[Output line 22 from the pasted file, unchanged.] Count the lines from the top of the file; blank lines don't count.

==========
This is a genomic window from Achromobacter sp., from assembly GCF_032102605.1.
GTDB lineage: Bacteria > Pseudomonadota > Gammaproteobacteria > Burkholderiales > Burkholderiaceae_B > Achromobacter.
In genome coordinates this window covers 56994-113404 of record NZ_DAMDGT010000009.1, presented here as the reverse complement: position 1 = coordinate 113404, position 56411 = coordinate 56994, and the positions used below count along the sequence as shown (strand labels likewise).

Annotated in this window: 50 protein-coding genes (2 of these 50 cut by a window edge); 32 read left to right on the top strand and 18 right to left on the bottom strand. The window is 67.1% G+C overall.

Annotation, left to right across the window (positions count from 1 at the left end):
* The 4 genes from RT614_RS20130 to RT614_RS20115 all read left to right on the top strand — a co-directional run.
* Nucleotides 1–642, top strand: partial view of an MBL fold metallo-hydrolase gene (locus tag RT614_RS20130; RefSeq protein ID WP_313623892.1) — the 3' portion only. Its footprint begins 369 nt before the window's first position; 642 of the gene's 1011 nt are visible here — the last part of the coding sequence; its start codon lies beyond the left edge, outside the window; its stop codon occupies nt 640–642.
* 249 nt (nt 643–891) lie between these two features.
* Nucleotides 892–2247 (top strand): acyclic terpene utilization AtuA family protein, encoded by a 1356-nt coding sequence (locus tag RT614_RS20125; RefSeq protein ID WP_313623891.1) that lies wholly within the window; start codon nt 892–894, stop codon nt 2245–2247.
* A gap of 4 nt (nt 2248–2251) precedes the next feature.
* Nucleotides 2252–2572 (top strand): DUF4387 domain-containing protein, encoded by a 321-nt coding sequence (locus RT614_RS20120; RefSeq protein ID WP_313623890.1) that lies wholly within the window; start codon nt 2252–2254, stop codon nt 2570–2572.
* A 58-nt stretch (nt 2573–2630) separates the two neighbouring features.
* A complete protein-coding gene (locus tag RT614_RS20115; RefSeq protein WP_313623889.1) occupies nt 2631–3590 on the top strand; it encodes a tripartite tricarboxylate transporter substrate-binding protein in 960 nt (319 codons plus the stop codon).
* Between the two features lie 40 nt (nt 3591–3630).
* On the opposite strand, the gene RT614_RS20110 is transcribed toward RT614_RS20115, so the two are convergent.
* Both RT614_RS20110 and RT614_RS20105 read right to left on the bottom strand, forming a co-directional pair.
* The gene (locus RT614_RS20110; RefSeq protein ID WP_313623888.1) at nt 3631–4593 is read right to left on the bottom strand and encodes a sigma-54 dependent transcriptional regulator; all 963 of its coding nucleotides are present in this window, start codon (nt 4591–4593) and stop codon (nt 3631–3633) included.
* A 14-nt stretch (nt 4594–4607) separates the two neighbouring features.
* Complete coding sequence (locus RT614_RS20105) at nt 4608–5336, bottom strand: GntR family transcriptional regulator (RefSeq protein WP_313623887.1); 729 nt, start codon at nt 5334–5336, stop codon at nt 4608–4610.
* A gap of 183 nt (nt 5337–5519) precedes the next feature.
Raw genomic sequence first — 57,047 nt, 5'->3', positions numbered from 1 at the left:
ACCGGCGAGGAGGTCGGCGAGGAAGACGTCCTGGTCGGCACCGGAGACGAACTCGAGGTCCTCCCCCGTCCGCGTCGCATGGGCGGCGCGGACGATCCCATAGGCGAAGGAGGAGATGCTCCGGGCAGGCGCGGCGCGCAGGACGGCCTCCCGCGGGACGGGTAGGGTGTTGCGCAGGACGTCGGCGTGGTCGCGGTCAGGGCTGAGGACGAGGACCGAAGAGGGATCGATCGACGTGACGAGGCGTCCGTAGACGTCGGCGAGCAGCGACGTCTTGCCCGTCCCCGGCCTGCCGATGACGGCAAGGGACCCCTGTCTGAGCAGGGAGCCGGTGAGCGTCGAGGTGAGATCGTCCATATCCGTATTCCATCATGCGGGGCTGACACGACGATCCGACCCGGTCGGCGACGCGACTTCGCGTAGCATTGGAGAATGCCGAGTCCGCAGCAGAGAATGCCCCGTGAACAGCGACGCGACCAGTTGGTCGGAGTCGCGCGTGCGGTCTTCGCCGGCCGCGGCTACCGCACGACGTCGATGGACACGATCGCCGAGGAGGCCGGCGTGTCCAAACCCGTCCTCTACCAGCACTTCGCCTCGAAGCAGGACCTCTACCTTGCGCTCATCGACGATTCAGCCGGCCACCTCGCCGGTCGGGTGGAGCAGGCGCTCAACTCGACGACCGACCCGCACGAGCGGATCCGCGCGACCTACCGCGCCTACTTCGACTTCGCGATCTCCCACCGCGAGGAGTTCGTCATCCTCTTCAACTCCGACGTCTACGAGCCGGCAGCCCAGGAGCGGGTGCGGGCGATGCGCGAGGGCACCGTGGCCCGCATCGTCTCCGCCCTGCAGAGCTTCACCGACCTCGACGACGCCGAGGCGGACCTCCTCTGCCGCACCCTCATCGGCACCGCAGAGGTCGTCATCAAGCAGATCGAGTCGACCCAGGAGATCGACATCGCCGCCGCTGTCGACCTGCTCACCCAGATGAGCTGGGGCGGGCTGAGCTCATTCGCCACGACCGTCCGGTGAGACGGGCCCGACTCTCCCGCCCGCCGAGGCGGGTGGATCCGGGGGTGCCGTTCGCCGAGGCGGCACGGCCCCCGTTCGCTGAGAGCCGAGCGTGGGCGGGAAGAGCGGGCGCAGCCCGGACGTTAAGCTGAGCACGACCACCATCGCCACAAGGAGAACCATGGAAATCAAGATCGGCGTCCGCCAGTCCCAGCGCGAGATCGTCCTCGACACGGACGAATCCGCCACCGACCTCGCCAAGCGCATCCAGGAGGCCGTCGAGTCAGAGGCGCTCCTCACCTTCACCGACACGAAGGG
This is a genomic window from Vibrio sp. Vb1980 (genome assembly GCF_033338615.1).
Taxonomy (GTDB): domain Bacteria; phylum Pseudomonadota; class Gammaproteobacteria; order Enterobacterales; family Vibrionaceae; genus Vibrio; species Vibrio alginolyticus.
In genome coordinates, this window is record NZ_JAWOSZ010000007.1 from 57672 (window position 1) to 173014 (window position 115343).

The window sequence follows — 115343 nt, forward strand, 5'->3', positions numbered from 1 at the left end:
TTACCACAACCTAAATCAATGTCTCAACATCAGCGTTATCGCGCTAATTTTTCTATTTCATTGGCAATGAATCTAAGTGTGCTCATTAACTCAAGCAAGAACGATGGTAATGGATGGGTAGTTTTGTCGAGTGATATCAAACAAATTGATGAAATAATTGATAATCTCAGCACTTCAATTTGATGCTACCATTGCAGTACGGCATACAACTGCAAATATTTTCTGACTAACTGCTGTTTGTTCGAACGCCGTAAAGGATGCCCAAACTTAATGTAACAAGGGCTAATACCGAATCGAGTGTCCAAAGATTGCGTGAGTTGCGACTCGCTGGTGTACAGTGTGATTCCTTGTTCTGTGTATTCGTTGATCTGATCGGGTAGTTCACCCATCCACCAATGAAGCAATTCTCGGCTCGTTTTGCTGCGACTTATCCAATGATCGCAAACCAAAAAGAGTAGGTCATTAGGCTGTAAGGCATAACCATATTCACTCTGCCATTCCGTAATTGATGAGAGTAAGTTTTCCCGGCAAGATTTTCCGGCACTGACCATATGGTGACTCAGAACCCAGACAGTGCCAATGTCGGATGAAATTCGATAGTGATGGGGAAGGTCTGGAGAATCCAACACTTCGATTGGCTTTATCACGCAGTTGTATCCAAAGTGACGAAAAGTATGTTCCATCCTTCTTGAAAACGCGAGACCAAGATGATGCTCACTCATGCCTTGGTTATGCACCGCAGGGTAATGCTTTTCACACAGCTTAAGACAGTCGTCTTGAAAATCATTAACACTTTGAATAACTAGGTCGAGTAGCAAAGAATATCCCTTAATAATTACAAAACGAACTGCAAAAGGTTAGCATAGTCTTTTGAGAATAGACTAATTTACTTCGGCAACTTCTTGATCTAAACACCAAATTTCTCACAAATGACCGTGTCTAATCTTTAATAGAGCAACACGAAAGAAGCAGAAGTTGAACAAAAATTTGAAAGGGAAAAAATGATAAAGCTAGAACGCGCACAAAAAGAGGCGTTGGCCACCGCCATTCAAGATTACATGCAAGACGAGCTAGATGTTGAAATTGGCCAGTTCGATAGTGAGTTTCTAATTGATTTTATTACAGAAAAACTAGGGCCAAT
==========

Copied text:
ACCGGCGAGGAGGTCGGCGAGGAAGACGTCCTGGTCGGCACCGGAGACGAACTCGAGGTCCTCCCCCGTCCGCGTCGCATGGGCGGCGCGGACGATCCCATAGGCGAAGGAGGAGATGCTCCGGGCAGGCGCGGCGCGCAGGACGGCCTCCCGCGGGACGGGTAGGGTGTTGCGCAGGACGTCGGCGTGGTCGCGGTCAGGGCTGAGGACGAGGACCGAAGAGGGATCGATCGACGTGACGAGGCGTCCGTAGACGTCGGCGAGCAGCGACGTCTTGCCCGTCCCCGGCCTGCCGATGACGGCAAGGGACCCCTGTCTGAGCAGGGAGCCGGTGAGCGTCGAGGTGAGATCGTCCATATCCGTATTCCATCATGCGGGGCTGACACGACGATCCGACCCGGTCGGCGACGCGACTTCGCGTAGCATTGGAGAATGCCGAGTCCGCAGCAGAGAATGCCCCGTGAACAGCGACGCGACCAGTTGGTCGGAGTCGCGCGTGCGGTCTTCGCCGGCCGCGGCTACCGCACGACGTCGATGGACACGATCGCCGAGGAGGCCGGCGTGTCCAAACCCGTCCTCTACCAGCACTTCGCCTCGAAGCAGGACCTCTACCTTGCGCTCATCGACGATTCAGCCGGCCACCTCGCCGGTCGGGTGGAGCAGGCGCTCAACTCGACGACCGACCCGCACGAGCGGATCCGCGCGACCTACCGCGCCTACTTCGACTTCGCGATCTCCCACCGCGAGGAGTTCGTCATCCTCTTCAACTCCGACGTCTACGAGCCGGCAGCCCAGGAGCGGGTGCGGGCGATGCGCGAGGGCACCGTGGCCCGCATCGTCTCCGCCCTGCAGAGCTTCACCGACCTCGACGACGCCGAGGCGGACCTCCTCTGCCGCACCCTCATCGGCACCGCAGAGGTCGTCATCAAGCAGATCGAGTCGACCCAGGAGATCGACATCGCCGCCGCTGTCGACCTGCTCACCCAGATGAGCTGGGGCGGGCTGAGCTCATTCGCCACGACCGTCCGGTGAGACGGGCCCGACTCTCCCGCCCGCCGAGGCGGGTGGATCCGGGGGTGCCGTTCGCCGAGGCGGCACGGCCCCCGTTCGCTGAGAGCCGAGCGTGGGCGGGAAGAGCGGGCGCAGCCCGGACGTTAAGCTGAGCACGACCACCATCGCCACAAGGAGAACCATGGAAATCAAGATCGGCGTCCGCCAGTCCCAGCGCGAGATCGTCCTCGACACGGACGAATCCGCCACCGACCTCGCCAAGCGCATCCAGGAGGCCGTCGAGTCAGAGGCGCTCCTCACCTTCACCGACACGAAGGG